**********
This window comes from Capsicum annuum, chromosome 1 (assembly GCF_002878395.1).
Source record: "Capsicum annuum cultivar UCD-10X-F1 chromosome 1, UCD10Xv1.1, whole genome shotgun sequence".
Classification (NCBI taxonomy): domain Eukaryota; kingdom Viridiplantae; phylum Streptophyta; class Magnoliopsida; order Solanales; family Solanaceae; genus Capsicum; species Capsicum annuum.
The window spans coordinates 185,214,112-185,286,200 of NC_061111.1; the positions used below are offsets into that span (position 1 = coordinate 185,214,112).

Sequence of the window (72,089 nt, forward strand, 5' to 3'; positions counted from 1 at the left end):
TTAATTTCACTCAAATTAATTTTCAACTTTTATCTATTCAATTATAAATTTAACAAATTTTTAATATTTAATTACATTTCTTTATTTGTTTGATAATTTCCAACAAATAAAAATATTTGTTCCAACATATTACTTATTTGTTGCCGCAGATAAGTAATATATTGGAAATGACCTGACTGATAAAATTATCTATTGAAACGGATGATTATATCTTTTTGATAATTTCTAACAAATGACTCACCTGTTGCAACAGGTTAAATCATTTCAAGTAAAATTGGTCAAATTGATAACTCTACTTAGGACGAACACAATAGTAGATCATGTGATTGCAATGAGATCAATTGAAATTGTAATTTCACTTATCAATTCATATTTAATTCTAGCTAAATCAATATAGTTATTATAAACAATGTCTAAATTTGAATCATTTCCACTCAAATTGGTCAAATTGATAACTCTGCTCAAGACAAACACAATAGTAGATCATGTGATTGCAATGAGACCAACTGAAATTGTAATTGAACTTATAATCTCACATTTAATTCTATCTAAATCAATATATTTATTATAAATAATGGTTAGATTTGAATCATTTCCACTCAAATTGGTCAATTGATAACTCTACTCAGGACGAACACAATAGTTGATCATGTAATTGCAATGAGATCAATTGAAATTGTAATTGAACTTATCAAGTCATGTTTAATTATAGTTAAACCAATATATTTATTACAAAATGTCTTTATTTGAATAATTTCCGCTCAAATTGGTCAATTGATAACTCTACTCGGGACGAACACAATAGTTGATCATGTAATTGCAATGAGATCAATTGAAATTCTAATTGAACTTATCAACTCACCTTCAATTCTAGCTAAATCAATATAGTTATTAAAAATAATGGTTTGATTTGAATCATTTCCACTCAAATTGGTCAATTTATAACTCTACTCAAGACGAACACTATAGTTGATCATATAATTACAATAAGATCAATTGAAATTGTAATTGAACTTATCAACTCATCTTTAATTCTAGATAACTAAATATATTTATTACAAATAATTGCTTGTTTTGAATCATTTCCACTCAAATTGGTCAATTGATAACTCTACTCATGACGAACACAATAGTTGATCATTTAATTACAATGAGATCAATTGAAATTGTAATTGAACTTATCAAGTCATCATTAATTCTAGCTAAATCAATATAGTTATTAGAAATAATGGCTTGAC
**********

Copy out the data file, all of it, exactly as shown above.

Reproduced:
This window comes from Capsicum annuum, chromosome 1 (assembly GCF_002878395.1).
Source record: "Capsicum annuum cultivar UCD-10X-F1 chromosome 1, UCD10Xv1.1, whole genome shotgun sequence".
Classification (NCBI taxonomy): domain Eukaryota; kingdom Viridiplantae; phylum Streptophyta; class Magnoliopsida; order Solanales; family Solanaceae; genus Capsicum; species Capsicum annuum.
The window spans coordinates 185,214,112-185,286,200 of NC_061111.1; the positions used below are offsets into that span (position 1 = coordinate 185,214,112).

Sequence of the window (72,089 nt, forward strand, 5' to 3'; positions counted from 1 at the left end):
TTAATTTCACTCAAATTAATTTTCAACTTTTATCTATTCAATTATAAATTTAACAAATTTTTAATATTTAATTACATTTCTTTATTTGTTTGATAATTTCCAACAAATAAAAATATTTGTTCCAACATATTACTTATTTGTTGCCGCAGATAAGTAATATATTGGAAATGACCTGACTGATAAAATTATCTATTGAAACGGATGATTATATCTTTTTGATAATTTCTAACAAATGACTCACCTGTTGCAACAGGTTAAATCATTTCAAGTAAAATTGGTCAAATTGATAACTCTACTTAGGACGAACACAATAGTAGATCATGTGATTGCAATGAGATCAATTGAAATTGTAATTTCACTTATCAATTCATATTTAATTCTAGCTAAATCAATATAGTTATTATAAACAATGTCTAAATTTGAATCATTTCCACTCAAATTGGTCAAATTGATAACTCTGCTCAAGACAAACACAATAGTAGATCATGTGATTGCAATGAGACCAACTGAAATTGTAATTGAACTTATAATCTCACATTTAATTCTATCTAAATCAATATATTTATTATAAATAATGGTTAGATTTGAATCATTTCCACTCAAATTGGTCAATTGATAACTCTACTCAGGACGAACACAATAGTTGATCATGTAATTGCAATGAGATCAATTGAAATTGTAATTGAACTTATCAAGTCATGTTTAATTATAGTTAAACCAATATATTTATTACAAAATGTCTTTATTTGAATAATTTCCGCTCAAATTGGTCAATTGATAACTCTACTCGGGACGAACACAATAGTTGATCATGTAATTGCAATGAGATCAATTGAAATTCTAATTGAACTTATCAACTCACCTTCAATTCTAGCTAAATCAATATAGTTATTAAAAATAATGGTTTGATTTGAATCATTTCCACTCAAATTGGTCAATTTATAACTCTACTCAAGACGAACACTATAGTTGATCATATAATTACAATAAGATCAATTGAAATTGTAATTGAACTTATCAACTCATCTTTAATTCTAGATAACTAAATATATTTATTACAAATAATTGCTTGTTTTGAATCATTTCCACTCAAATTGGTCAATTGATAACTCTACTCATGACGAACACAATAGTTGATCATTTAATTACAATGAGATCAATTGAAATTGTAATTGAACTTATCAAGTCATCATTAATTCTAGCTAAATCAATATAGTTATTAGAAATAATGGCTTGAC